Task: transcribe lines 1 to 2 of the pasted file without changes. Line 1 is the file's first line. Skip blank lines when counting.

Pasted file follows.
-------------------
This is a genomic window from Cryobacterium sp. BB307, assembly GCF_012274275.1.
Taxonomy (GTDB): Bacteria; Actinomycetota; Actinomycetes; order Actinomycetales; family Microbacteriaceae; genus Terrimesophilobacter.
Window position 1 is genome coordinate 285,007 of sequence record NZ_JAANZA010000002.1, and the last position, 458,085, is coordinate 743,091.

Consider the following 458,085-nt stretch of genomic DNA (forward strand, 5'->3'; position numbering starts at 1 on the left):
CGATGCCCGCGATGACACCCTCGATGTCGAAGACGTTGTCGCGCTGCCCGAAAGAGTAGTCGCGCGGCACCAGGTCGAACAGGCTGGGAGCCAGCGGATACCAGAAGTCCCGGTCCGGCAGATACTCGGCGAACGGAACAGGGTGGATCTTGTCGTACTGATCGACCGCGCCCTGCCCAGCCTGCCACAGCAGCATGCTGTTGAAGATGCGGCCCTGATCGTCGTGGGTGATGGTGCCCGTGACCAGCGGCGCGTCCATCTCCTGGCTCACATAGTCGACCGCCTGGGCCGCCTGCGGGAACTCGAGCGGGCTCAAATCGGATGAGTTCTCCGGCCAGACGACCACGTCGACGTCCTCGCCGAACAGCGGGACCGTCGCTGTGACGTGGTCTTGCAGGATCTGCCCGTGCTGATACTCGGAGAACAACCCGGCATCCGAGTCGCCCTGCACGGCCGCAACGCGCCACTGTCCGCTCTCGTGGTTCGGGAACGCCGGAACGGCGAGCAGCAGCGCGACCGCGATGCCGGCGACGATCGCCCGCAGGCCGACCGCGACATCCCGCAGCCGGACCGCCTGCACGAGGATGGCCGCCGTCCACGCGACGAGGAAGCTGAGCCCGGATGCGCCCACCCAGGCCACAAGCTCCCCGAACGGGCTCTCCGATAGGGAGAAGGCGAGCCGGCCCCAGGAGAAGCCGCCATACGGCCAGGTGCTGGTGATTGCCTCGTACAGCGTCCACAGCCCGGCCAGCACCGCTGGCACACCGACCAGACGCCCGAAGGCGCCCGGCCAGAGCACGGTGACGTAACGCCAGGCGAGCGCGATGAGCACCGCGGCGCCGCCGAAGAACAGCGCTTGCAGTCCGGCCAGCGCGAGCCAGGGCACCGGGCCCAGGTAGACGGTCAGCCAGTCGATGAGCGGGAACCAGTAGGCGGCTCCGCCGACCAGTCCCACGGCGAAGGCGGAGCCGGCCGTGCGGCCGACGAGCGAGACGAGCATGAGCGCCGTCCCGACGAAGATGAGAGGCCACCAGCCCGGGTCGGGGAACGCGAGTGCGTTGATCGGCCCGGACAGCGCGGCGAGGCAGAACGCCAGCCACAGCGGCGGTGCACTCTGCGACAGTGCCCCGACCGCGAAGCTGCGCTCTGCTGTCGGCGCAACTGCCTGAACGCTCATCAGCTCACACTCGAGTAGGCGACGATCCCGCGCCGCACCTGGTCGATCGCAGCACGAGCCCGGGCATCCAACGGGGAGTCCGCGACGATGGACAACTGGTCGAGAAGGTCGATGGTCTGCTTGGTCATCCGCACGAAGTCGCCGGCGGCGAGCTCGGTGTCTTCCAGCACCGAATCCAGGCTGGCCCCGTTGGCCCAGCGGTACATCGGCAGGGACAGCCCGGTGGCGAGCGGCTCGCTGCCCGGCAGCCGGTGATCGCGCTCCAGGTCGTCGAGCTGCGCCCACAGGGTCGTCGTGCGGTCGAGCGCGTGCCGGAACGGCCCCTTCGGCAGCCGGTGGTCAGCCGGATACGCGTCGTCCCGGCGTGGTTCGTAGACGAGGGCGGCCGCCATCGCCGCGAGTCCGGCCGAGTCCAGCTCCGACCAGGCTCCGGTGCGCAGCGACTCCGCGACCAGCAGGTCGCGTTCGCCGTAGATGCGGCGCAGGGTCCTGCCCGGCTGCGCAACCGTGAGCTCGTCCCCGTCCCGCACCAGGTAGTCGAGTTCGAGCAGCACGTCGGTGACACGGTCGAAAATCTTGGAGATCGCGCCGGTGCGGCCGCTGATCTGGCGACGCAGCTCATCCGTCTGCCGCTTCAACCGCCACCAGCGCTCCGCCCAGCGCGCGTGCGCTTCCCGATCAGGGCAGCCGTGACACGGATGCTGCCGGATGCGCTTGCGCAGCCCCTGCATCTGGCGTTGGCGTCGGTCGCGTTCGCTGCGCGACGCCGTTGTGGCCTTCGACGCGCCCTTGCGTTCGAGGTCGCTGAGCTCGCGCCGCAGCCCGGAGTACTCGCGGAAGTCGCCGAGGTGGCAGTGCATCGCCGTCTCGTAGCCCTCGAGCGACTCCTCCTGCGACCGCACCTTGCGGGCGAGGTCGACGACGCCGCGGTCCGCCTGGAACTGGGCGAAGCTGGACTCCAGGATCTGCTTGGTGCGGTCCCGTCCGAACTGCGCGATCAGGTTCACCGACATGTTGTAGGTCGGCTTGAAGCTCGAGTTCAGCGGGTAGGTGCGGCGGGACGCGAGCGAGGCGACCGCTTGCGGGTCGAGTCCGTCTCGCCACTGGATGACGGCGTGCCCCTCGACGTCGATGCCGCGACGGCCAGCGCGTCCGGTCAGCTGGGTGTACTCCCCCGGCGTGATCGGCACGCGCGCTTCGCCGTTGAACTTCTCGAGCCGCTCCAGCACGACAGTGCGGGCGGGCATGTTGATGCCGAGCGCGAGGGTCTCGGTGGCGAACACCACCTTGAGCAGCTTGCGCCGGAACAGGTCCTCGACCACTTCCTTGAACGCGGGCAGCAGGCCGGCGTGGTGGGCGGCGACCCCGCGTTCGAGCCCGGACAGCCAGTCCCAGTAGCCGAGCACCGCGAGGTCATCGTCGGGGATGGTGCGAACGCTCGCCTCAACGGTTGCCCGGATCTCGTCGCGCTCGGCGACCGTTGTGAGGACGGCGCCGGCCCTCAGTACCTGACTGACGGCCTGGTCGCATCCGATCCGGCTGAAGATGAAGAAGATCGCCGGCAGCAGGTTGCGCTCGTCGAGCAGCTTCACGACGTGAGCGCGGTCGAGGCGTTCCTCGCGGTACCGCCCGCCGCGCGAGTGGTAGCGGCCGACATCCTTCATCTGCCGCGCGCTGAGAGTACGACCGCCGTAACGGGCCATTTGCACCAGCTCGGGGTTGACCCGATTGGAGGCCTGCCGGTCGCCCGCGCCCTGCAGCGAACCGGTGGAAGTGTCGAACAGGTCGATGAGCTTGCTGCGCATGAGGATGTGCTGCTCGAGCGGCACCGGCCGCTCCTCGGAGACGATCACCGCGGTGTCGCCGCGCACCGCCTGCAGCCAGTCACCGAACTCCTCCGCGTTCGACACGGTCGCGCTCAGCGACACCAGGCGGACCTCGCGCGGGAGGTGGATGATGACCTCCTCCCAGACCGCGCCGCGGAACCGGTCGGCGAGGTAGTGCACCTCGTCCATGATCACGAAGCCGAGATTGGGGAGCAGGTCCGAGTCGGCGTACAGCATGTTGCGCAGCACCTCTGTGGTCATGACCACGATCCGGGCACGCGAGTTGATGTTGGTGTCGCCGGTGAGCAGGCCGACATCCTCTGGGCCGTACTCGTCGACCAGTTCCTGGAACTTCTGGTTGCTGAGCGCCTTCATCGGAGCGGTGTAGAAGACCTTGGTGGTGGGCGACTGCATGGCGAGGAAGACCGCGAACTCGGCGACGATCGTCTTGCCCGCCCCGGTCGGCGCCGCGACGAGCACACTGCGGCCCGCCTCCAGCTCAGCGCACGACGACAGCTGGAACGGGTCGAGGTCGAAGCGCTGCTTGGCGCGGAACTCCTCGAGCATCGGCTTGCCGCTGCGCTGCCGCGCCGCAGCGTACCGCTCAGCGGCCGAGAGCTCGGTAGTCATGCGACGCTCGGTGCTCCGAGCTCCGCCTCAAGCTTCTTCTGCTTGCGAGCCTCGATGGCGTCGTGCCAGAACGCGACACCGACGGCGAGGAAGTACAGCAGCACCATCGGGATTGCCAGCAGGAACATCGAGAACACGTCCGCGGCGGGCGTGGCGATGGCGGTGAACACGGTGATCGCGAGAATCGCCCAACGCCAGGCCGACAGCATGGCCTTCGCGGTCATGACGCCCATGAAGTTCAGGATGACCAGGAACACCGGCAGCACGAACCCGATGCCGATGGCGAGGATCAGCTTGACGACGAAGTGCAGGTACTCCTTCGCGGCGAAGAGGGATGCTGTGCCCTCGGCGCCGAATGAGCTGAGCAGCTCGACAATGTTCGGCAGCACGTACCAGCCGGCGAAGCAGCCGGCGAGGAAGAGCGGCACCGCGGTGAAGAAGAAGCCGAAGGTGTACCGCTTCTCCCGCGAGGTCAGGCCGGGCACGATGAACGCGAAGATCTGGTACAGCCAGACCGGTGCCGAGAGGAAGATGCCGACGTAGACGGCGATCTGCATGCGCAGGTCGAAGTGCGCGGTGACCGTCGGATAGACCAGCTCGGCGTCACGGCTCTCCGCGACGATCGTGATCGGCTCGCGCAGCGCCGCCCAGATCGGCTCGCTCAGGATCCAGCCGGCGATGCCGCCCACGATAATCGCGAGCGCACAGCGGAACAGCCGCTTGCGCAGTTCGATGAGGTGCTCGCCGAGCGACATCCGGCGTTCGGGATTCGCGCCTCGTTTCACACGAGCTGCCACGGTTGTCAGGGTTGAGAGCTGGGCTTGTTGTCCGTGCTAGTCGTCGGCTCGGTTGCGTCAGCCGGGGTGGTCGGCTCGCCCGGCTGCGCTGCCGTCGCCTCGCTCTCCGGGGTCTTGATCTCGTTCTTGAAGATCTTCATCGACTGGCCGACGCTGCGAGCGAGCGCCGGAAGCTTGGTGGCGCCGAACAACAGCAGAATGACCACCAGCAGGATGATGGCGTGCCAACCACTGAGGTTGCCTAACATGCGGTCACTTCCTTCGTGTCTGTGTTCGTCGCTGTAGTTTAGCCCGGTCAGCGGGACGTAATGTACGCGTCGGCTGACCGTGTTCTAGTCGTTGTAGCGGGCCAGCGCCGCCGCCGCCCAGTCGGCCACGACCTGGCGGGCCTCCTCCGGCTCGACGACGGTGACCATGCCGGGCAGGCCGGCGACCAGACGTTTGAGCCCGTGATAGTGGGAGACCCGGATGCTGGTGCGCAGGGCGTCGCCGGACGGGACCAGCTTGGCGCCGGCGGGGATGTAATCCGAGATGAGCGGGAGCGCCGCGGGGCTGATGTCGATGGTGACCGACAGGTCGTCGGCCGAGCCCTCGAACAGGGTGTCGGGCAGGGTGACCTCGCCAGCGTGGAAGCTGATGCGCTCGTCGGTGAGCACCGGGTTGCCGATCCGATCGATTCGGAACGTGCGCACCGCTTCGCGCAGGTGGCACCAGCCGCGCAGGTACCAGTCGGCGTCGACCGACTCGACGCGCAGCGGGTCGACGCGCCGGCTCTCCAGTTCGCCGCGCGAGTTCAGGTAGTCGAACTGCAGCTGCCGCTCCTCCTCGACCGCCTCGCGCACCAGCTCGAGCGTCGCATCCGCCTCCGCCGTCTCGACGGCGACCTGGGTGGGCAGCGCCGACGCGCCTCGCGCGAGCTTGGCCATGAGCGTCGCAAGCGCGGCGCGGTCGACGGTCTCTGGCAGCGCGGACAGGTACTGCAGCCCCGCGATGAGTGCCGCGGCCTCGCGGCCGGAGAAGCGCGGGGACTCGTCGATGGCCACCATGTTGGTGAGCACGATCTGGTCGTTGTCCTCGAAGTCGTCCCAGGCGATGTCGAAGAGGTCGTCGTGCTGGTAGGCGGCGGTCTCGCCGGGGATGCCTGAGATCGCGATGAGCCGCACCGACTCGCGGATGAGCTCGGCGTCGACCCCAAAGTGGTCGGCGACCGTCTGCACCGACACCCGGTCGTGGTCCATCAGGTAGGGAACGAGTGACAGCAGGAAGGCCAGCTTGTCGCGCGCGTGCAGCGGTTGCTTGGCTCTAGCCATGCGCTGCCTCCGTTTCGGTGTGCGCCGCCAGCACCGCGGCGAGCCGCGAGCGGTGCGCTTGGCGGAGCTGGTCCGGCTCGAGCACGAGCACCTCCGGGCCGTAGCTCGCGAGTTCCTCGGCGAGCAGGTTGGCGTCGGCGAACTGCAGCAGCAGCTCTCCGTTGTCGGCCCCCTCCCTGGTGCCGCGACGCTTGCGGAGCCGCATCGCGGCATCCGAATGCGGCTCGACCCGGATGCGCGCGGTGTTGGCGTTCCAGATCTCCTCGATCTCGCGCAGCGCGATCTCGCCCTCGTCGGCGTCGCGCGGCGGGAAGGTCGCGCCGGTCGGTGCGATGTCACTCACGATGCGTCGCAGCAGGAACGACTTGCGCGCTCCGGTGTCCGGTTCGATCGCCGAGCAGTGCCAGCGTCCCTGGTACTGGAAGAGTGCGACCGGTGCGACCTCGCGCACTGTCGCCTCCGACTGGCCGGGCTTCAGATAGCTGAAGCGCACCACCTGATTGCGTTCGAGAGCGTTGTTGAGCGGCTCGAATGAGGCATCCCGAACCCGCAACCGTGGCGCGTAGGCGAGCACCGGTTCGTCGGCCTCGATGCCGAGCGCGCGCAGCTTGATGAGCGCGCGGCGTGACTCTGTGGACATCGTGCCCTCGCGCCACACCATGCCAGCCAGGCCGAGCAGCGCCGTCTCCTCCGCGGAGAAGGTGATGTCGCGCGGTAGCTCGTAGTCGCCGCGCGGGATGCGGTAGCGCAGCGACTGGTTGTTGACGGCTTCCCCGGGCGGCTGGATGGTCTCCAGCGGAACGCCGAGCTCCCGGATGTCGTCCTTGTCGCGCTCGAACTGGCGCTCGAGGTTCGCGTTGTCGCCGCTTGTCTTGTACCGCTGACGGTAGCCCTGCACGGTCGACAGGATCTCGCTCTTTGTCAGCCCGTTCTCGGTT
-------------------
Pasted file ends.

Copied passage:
This is a genomic window from Cryobacterium sp. BB307, assembly GCF_012274275.1.
Taxonomy (GTDB): Bacteria; Actinomycetota; Actinomycetes; order Actinomycetales; family Microbacteriaceae; genus Terrimesophilobacter.